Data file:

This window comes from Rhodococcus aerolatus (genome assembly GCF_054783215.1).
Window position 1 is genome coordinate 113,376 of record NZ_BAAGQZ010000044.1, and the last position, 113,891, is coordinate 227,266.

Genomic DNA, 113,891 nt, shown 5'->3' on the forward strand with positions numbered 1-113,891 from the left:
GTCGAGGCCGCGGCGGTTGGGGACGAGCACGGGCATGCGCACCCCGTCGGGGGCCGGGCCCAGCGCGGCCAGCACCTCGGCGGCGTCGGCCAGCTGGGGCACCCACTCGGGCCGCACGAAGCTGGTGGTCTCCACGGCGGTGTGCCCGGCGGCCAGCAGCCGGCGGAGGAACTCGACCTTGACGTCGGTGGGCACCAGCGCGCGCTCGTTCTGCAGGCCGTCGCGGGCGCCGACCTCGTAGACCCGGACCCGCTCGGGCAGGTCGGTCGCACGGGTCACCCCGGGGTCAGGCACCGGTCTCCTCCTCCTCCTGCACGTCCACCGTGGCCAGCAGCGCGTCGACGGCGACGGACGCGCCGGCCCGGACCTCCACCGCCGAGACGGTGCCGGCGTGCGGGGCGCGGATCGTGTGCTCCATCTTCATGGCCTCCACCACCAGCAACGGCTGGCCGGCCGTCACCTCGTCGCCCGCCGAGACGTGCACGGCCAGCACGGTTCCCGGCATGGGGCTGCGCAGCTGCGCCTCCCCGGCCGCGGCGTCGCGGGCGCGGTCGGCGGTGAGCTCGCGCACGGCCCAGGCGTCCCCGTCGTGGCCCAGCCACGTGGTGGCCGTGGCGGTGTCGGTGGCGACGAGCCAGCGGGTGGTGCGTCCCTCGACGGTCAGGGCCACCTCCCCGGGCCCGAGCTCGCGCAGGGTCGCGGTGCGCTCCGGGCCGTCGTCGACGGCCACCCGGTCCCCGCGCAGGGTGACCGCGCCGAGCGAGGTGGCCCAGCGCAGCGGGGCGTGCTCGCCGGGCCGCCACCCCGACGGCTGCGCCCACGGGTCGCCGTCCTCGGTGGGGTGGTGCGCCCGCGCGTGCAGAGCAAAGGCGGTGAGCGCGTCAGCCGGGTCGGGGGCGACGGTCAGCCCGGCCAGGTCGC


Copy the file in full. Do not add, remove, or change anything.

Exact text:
This window comes from Rhodococcus aerolatus (genome assembly GCF_054783215.1).
Window position 1 is genome coordinate 113,376 of record NZ_BAAGQZ010000044.1, and the last position, 113,891, is coordinate 227,266.

Genomic DNA, 113,891 nt, shown 5'->3' on the forward strand with positions numbered 1-113,891 from the left:
GTCGAGGCCGCGGCGGTTGGGGACGAGCACGGGCATGCGCACCCCGTCGGGGGCCGGGCCCAGCGCGGCCAGCACCTCGGCGGCGTCGGCCAGCTGGGGCACCCACTCGGGCCGCACGAAGCTGGTGGTCTCCACGGCGGTGTGCCCGGCGGCCAGCAGCCGGCGGAGGAACTCGACCTTGACGTCGGTGGGCACCAGCGCGCGCTCGTTCTGCAGGCCGTCGCGGGCGCCGACCTCGTAGACCCGGACCCGCTCGGGCAGGTCGGTCGCACGGGTCACCCCGGGGTCAGGCACCGGTCTCCTCCTCCTCCTGCACGTCCACCGTGGCCAGCAGCGCGTCGACGGCGACGGACGCGCCGGCCCGGACCTCCACCGCCGAGACGGTGCCGGCGTGCGGGGCGCGGATCGTGTGCTCCATCTTCATGGCCTCCACCACCAGCAACGGCTGGCCGGCCGTCACCTCGTCGCCCGCCGAGACGTGCACGGCCAGCACGGTTCCCGGCATGGGGCTGCGCAGCTGCGCCTCCCCGGCCGCGGCGTCGCGGGCGCGGTCGGCGGTGAGCTCGCGCACGGCCCAGGCGTCCCCGTCGTGGCCCAGCCACGTGGTGGCCGTGGCGGTGTCGGTGGCGACGAGCCAGCGGGTGGTGCGTCCCTCGACGGTCAGGGCCACCTCCCCGGGCCCGAGCTCGCGCAGGGTCGCGGTGCGCTCCGGGCCGTCGTCGACGGCCACCCGGTCCCCGCGCAGGGTGACCGCGCCGAGCGAGGTGGCCCAGCGCAGCGGGGCGTGCTCGCCGGGCCGCCACCCCGACGGCTGCGCCCACGGGTCGCCGTCCTCGGTGGGGTGGTGCGCCCGCGCGTGCAGAGCAAAGGCGGTGAGCGCGTCAGCCGGGTCGGGGGCGACGGTCAGCCCGGCCAGGTCGC